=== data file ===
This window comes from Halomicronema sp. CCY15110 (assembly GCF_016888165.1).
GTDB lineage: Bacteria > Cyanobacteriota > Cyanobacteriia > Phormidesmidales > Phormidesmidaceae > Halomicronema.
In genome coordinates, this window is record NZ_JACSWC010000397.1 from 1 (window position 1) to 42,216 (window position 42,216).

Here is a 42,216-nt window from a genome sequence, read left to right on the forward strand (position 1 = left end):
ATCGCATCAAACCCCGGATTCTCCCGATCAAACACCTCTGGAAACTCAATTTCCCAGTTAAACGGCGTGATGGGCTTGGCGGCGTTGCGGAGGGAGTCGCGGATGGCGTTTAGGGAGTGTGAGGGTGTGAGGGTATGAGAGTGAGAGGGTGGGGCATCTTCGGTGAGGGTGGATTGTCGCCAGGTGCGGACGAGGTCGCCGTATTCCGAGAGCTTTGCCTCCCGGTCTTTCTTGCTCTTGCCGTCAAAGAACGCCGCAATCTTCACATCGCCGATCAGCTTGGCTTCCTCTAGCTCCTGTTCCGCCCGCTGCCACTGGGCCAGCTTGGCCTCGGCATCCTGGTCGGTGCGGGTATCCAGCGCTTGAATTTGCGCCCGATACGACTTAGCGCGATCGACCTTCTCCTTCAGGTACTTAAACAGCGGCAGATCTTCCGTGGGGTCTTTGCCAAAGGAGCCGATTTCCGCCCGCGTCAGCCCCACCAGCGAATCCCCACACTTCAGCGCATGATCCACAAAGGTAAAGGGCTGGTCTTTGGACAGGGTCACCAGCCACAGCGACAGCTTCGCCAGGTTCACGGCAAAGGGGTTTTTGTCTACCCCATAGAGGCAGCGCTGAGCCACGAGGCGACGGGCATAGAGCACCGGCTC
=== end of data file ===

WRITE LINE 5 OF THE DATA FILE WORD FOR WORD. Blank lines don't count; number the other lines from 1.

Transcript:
ATCGCATCAAACCCCGGATTCTCCCGATCAAACACCTCTGGAAACTCAATTTCCCAGTTAAACGGCGTGATGGGCTTGGCGGCGTTGCGGAGGGAGTCGCGGATGGCGTTTAGGGAGTGTGAGGGTGTGAGGGTATGAGAGTGAGAGGGTGGGGCATCTTCGGTGAGGGTGGATTGTCGCCAGGTGCGGACGAGGTCGCCGTATTCCGAGAGCTTTGCCTCCCGGTCTTTCTTGCTCTTGCCGTCAAAGAACGCCGCAATCTTCACATCGCCGATCAGCTTGGCTTCCTCTAGCTCCTGTTCCGCCCGCTGCCACTGGGCCAGCTTGGCCTCGGCATCCTGGTCGGTGCGGGTATCCAGCGCTTGAATTTGCGCCCGATACGACTTAGCGCGATCGACCTTCTCCTTCAGGTACTTAAACAGCGGCAGATCTTCCGTGGGGTCTTTGCCAAAGGAGCCGATTTCCGCCCGCGTCAGCCCCACCAGCGAATCCCCACACTTCAGCGCATGATCCACAAAGGTAAAGGGCTGGTCTTTGGACAGGGTCACCAGCCACAGCGACAGCTTCGCCAGGTTCACGGCAAAGGGGTTTTTGTCTACCCCATAGAGGCAGCGCTGAGCCACGAGGCGACGGGCATAGAGCACCGGCTC